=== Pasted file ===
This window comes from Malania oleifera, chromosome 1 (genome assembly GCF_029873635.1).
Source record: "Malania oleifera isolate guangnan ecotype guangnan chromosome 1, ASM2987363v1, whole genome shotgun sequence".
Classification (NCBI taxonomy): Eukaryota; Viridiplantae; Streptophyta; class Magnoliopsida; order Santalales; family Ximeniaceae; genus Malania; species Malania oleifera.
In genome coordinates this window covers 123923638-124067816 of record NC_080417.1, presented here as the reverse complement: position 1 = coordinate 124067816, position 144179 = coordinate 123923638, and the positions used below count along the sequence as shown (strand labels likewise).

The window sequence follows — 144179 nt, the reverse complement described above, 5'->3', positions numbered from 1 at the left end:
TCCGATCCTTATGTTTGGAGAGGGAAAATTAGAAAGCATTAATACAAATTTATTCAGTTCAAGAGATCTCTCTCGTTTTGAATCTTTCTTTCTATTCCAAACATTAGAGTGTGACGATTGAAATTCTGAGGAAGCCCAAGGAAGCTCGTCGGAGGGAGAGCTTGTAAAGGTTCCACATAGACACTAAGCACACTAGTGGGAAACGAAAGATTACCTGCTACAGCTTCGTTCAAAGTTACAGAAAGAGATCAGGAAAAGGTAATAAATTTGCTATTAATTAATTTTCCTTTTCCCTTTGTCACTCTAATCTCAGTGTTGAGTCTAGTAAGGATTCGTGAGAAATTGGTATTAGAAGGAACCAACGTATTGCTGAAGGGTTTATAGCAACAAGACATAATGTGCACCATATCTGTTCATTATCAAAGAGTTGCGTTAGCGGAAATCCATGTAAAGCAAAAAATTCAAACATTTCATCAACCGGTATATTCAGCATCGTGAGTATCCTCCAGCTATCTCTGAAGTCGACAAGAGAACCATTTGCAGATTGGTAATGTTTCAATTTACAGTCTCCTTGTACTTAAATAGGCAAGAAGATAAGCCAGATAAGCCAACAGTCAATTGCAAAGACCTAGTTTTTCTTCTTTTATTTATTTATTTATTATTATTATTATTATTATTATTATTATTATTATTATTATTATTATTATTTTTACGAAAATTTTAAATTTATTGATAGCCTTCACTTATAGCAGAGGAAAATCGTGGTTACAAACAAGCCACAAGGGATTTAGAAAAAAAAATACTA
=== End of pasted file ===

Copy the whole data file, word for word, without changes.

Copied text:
This window comes from Malania oleifera, chromosome 1 (genome assembly GCF_029873635.1).
Source record: "Malania oleifera isolate guangnan ecotype guangnan chromosome 1, ASM2987363v1, whole genome shotgun sequence".
Classification (NCBI taxonomy): Eukaryota; Viridiplantae; Streptophyta; class Magnoliopsida; order Santalales; family Ximeniaceae; genus Malania; species Malania oleifera.
In genome coordinates this window covers 123923638-124067816 of record NC_080417.1, presented here as the reverse complement: position 1 = coordinate 124067816, position 144179 = coordinate 123923638, and the positions used below count along the sequence as shown (strand labels likewise).

The window sequence follows — 144179 nt, the reverse complement described above, 5'->3', positions numbered from 1 at the left end:
TCCGATCCTTATGTTTGGAGAGGGAAAATTAGAAAGCATTAATACAAATTTATTCAGTTCAAGAGATCTCTCTCGTTTTGAATCTTTCTTTCTATTCCAAACATTAGAGTGTGACGATTGAAATTCTGAGGAAGCCCAAGGAAGCTCGTCGGAGGGAGAGCTTGTAAAGGTTCCACATAGACACTAAGCACACTAGTGGGAAACGAAAGATTACCTGCTACAGCTTCGTTCAAAGTTACAGAAAGAGATCAGGAAAAGGTAATAAATTTGCTATTAATTAATTTTCCTTTTCCCTTTGTCACTCTAATCTCAGTGTTGAGTCTAGTAAGGATTCGTGAGAAATTGGTATTAGAAGGAACCAACGTATTGCTGAAGGGTTTATAGCAACAAGACATAATGTGCACCATATCTGTTCATTATCAAAGAGTTGCGTTAGCGGAAATCCATGTAAAGCAAAAAATTCAAACATTTCATCAACCGGTATATTCAGCATCGTGAGTATCCTCCAGCTATCTCTGAAGTCGACAAGAGAACCATTTGCAGATTGGTAATGTTTCAATTTACAGTCTCCTTGTACTTAAATAGGCAAGAAGATAAGCCAGATAAGCCAACAGTCAATTGCAAAGACCTAGTTTTTCTTCTTTTATTTATTTATTTATTATTATTATTATTATTATTATTATTATTATTATTATTATTATTATTATTTTTACGAAAATTTTAAATTTATTGATAGCCTTCACTTATAGCAGAGGAAAATCGTGGTTACAAACAAGCCACAAGGGATTTAGAAAAAAAAATACTA